# Regular Expression In R: Introduction and Examples

This article will introduce regular expressions in the R programming language. They play crucial parts as tools and capabilities to use widespread regex patterns. So, follow below to learn how to use them.

## What is the regular expression in R?

Regular expressions, also known as “regex” or “regexp,” are used to define patterns that can be matched against a string. These patterns can be used to search for and replace specific characters within a text string. Regular expressions are a powerful tool for manipulating and processing text data.

## How to use the regular expression in R?

### The regular expression commands

Let’s use an unlawful column name that describes age categories or other characteristics and that we eventually wish to prefix with “m” as an example. The first column names imported from Excel are as follows:

# Create a data
x <- c("2_2apple", "3_2banana", "4_3apple", "5_1orange")

First, we need to select anything in this string that contains the word “cat.” The grep function is the basic regex command in R, so if you don’t know how to use this function, you can click here. It only outputs the index of the components that match:

# Create a data
x <- c("2_2apple", "3_2banana", "4_3apple", "5_1orange")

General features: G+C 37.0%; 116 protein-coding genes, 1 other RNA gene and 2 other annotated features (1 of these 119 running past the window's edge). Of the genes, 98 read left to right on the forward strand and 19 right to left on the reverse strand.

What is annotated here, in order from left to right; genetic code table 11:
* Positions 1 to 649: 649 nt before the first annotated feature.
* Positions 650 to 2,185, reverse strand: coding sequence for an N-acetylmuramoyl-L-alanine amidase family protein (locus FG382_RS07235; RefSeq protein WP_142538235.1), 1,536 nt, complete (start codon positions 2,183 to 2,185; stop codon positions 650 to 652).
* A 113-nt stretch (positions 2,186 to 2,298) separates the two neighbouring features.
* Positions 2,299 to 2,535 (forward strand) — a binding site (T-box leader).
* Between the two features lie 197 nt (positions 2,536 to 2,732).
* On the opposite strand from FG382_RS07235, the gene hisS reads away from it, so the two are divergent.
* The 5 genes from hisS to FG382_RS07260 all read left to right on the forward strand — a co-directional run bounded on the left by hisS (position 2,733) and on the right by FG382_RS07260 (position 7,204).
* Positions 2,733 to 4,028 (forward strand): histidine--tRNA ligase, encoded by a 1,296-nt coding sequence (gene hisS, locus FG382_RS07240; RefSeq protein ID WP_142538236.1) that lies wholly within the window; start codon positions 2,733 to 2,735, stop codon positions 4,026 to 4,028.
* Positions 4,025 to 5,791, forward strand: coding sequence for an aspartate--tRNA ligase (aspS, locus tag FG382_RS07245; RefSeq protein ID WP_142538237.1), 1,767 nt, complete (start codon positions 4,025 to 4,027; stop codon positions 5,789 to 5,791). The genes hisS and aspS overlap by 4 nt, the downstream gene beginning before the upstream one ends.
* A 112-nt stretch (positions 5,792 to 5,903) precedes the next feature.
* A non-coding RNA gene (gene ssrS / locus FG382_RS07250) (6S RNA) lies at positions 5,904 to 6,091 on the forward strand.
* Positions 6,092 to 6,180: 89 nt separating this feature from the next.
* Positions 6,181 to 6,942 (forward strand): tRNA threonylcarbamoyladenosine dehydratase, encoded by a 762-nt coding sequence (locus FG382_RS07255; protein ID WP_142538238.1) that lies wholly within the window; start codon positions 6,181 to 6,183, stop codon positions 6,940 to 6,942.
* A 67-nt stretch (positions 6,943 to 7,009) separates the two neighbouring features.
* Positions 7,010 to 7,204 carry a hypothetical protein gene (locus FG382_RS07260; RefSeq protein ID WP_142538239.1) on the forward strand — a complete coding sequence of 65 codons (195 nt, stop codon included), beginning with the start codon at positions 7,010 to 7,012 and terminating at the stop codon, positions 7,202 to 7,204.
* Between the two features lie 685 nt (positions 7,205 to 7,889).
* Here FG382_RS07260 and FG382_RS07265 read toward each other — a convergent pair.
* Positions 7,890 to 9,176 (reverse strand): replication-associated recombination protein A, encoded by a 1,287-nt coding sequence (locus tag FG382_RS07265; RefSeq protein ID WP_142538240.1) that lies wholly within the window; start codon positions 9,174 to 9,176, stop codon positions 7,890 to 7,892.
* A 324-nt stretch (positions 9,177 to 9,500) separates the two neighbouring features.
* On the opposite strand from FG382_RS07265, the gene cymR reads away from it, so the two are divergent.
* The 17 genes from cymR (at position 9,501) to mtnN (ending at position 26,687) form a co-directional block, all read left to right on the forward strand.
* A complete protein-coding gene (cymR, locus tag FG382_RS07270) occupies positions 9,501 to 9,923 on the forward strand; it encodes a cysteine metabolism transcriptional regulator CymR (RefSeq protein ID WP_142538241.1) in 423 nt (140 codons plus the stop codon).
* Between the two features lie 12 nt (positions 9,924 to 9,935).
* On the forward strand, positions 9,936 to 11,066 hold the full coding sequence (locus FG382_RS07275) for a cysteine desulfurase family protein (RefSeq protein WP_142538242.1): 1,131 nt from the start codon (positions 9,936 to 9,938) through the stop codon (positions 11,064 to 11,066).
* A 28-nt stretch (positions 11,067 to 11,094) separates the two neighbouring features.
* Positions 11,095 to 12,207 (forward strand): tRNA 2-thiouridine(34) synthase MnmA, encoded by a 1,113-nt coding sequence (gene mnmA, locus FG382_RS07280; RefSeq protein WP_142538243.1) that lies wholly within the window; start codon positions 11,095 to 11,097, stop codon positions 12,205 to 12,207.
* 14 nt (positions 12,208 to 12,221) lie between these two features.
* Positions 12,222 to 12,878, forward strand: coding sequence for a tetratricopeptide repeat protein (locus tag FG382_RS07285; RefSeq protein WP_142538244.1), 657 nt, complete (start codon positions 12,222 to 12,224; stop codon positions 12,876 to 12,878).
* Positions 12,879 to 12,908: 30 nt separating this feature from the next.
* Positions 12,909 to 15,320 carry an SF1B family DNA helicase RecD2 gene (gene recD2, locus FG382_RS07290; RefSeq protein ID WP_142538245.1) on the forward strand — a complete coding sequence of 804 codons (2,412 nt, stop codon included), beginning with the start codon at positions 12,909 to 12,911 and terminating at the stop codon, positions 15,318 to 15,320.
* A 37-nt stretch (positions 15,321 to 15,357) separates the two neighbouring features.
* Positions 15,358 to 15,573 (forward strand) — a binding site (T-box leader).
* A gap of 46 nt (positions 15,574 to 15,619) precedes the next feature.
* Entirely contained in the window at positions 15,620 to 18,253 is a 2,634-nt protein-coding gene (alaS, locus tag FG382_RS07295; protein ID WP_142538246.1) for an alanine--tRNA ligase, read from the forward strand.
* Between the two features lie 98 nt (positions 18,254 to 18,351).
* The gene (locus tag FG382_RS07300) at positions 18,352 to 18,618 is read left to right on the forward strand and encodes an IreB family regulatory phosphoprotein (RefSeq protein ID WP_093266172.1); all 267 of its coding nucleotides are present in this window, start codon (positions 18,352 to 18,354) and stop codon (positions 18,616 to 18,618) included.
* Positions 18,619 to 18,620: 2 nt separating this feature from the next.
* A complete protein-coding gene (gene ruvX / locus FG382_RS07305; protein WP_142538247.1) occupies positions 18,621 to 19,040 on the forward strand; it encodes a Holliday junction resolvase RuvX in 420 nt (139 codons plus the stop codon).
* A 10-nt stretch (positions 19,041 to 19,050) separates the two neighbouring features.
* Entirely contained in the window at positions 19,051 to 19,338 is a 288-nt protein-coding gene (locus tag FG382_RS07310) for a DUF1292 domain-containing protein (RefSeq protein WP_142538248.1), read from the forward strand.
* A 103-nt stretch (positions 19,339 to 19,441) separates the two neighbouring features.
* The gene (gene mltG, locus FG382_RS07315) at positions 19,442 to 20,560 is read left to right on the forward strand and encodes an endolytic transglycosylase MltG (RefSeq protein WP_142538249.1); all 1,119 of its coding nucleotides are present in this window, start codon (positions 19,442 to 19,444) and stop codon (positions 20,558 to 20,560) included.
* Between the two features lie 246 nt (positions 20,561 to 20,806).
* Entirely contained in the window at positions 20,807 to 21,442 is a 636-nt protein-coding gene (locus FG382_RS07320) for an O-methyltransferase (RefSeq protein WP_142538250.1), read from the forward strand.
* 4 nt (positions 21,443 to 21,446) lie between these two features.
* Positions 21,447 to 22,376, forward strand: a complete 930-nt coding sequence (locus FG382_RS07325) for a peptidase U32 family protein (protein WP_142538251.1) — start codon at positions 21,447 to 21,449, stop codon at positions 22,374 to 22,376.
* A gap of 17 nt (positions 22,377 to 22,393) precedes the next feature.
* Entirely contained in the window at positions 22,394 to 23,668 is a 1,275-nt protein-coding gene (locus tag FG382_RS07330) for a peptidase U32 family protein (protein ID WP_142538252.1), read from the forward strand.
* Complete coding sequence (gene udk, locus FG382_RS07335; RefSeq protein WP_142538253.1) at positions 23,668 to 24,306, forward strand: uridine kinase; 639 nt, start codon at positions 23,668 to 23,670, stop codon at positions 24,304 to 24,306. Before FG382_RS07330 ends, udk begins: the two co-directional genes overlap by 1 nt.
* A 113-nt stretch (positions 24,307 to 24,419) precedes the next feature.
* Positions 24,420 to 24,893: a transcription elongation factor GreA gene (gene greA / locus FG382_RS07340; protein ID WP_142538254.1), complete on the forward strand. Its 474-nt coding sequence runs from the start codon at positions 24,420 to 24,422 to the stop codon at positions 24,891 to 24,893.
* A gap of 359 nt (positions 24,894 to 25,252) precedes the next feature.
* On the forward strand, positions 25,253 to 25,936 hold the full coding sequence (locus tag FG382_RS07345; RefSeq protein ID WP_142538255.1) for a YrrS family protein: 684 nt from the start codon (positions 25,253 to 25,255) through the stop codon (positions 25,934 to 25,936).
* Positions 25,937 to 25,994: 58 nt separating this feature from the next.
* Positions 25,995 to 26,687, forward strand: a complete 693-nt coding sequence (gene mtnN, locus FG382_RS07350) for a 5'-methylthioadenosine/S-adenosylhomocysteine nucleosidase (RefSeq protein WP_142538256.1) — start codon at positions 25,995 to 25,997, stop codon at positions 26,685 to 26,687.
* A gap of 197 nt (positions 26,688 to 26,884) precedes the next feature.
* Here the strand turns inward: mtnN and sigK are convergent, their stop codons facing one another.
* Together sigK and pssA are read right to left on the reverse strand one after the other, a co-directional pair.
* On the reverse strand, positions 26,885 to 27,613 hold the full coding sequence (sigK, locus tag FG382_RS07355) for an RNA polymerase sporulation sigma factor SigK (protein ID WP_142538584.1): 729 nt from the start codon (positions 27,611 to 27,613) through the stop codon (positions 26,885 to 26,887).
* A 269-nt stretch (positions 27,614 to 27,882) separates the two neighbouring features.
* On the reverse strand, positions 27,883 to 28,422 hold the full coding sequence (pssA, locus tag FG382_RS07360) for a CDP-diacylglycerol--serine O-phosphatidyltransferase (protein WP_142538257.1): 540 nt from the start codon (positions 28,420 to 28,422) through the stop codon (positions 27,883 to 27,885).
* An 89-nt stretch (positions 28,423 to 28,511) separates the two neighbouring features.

grep(pattern = "apple", x = x)

Output

[1] 1 3

You can also use the grepl() function, which returns a logical vector indicating which elements of a character vector match a regex pattern.

# Create a data
x <- c("2_2apple", "3_2banana", "4_3apple", "5_1orange")

grepl(pattern = "apple", x = x)

Output

[1]  TRUE FALSE  TRUE FALSE

Now, we will use the strsplit() function to re-combine the list output into an appropriate form and use the sapply() function to apply this function above.

# Create a data
x <- c("2_2apple", "3_2banana", "4_3apple", "5_1orange")

sapply(strsplit(x, split = "_"), "[", 2)

Output

[1] "2apple"  "2banana" "3apple"  "1orange"

### Finding and replacing in R

To perform a search and replace on all instances of a pattern, use gsub. For example, to replace every occurrence of the word ‘apple’ with the word ‘banana’, you would use the following code:

# Create a data
x <- c("2_2apple", "3_2banana", "4_3apple", "5_1orange")

gsub(pattern = "apple\$", replacement = "banana", x = x, ignore.case = T)

Output

[1] "2_2banana" "3_2banana" "4_3banana" "5_1orange"

Another example, you can replace the string with the sub() function. Check out the code example below.

First, we have the data below

# Create a data
str <- "The best is 42"

# View a data
str

Output

[1] "The best is 42"

Here, we use the gsub() function to replace ’42’ to ‘Learn Share IT’.

# Create a data
str <- "The best is 42"

# Replace the string
gsub("[0-9]+", "Learn Share IT", str)

Output

[1] "The best is Learn Share IT"

## Summary

In conclusion, we will learn about the regular expression in R and we hope you can understand it after the examples above. So, if you have any questions, don’t hesitate to comment below. Thanks for reading!

Have a great day!

Posted in R